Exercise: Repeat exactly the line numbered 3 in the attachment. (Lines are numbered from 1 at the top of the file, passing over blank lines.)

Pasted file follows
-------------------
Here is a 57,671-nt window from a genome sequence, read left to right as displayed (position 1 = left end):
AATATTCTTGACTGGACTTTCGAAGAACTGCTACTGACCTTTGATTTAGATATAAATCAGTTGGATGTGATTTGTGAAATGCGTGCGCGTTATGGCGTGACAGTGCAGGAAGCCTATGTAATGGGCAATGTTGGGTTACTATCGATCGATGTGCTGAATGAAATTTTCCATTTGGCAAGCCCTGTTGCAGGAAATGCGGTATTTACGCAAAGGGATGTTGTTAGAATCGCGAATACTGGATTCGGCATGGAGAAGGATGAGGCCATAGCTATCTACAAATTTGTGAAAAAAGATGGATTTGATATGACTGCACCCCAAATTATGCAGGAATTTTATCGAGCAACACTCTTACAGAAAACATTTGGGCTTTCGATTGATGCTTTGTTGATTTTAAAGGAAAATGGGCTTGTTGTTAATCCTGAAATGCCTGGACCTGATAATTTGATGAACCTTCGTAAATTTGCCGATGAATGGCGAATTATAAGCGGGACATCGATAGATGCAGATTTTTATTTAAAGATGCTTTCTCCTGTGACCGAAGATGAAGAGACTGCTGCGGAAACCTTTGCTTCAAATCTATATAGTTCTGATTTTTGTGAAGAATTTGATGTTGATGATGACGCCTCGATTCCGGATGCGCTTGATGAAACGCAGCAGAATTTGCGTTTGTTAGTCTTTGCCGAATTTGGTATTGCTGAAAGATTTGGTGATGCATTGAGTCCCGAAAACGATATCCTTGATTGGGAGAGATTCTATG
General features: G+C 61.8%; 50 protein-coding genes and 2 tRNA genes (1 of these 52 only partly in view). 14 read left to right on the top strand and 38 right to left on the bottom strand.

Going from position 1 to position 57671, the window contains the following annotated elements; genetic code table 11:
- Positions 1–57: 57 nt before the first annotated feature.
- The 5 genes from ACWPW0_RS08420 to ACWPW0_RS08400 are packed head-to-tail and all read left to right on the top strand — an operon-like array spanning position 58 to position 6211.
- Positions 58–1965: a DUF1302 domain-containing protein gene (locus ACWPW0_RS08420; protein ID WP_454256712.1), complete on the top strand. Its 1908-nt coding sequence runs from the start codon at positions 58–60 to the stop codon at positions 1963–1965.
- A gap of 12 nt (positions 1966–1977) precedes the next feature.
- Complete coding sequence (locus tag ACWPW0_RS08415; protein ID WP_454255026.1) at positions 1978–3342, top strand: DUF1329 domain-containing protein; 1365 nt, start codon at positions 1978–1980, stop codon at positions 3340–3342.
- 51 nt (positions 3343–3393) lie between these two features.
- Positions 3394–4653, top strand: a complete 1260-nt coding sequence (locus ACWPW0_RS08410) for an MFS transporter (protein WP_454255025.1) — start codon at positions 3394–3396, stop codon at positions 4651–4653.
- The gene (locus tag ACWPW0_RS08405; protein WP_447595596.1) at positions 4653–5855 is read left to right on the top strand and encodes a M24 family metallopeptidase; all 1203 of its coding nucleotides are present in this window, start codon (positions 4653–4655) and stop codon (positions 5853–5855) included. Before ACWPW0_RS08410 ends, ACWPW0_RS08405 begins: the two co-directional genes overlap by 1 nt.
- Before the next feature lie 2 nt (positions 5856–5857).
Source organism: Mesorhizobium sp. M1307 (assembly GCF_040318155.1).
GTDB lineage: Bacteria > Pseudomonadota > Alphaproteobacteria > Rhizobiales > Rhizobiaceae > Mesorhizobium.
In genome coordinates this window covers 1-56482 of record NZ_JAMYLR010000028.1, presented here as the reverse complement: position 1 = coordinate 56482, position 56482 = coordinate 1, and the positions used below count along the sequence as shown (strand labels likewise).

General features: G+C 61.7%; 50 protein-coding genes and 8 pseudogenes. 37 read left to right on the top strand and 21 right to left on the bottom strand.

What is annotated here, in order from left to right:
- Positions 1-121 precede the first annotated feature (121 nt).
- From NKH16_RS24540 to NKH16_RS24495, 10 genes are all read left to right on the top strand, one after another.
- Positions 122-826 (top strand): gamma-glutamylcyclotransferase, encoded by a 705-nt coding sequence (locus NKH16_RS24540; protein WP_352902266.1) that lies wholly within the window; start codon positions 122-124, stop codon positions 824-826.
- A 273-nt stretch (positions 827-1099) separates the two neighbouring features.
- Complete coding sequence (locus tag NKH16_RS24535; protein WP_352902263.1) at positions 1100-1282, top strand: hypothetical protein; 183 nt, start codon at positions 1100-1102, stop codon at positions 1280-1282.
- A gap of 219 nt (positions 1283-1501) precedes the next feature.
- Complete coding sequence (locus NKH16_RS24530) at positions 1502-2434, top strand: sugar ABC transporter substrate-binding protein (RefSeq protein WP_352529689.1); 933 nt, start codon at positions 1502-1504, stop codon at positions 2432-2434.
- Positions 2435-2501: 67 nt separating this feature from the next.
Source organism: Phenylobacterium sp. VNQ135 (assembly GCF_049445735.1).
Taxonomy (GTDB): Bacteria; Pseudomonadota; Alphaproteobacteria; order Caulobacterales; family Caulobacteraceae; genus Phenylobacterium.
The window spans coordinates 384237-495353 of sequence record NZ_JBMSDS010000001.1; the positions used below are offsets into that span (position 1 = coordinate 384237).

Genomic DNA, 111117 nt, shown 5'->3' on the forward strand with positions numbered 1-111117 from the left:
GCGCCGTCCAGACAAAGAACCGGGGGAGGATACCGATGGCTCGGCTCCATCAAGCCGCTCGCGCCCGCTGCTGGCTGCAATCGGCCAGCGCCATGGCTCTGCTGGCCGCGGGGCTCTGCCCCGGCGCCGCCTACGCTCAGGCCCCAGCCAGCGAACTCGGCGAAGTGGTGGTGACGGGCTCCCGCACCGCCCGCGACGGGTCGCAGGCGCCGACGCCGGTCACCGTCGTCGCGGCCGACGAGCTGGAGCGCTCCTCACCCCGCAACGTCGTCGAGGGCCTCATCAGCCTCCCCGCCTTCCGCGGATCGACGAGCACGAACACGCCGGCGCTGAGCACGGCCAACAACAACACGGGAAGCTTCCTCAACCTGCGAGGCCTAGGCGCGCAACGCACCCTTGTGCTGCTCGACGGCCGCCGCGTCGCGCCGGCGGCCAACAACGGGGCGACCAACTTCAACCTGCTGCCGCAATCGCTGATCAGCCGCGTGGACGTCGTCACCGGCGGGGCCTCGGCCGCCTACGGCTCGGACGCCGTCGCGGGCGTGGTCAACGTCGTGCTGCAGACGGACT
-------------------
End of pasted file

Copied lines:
General features: G+C 61.8%; 50 protein-coding genes and 2 tRNA genes (1 of these 52 only partly in view). 14 read left to right on the top strand and 38 right to left on the bottom strand.